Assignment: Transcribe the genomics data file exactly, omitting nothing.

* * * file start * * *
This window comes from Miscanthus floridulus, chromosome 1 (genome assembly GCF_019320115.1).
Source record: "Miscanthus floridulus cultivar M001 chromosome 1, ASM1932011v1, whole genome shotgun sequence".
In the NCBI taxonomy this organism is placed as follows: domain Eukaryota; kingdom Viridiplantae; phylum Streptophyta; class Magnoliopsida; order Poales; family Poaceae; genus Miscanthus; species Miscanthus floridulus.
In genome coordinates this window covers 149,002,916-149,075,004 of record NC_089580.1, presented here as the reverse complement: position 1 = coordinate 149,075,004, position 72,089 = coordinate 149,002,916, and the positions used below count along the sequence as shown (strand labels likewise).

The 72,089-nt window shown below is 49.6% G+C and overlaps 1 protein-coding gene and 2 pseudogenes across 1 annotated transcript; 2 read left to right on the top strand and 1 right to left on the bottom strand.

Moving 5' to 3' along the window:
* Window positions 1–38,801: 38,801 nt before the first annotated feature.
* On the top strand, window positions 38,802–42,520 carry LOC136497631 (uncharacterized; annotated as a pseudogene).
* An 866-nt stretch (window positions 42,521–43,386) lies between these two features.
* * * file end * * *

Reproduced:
This window comes from Miscanthus floridulus, chromosome 1 (genome assembly GCF_019320115.1).
Source record: "Miscanthus floridulus cultivar M001 chromosome 1, ASM1932011v1, whole genome shotgun sequence".
In the NCBI taxonomy this organism is placed as follows: domain Eukaryota; kingdom Viridiplantae; phylum Streptophyta; class Magnoliopsida; order Poales; family Poaceae; genus Miscanthus; species Miscanthus floridulus.
In genome coordinates this window covers 149,002,916-149,075,004 of record NC_089580.1, presented here as the reverse complement: position 1 = coordinate 149,075,004, position 72,089 = coordinate 149,002,916, and the positions used below count along the sequence as shown (strand labels likewise).

The 72,089-nt window shown below is 49.6% G+C and overlaps 1 protein-coding gene and 2 pseudogenes across 1 annotated transcript; 2 read left to right on the top strand and 1 right to left on the bottom strand.

Moving 5' to 3' along the window:
* Window positions 1–38,801: 38,801 nt before the first annotated feature.
* On the top strand, window positions 38,802–42,520 carry LOC136497631 (uncharacterized; annotated as a pseudogene).
* An 866-nt stretch (window positions 42,521–43,386) lies between these two features.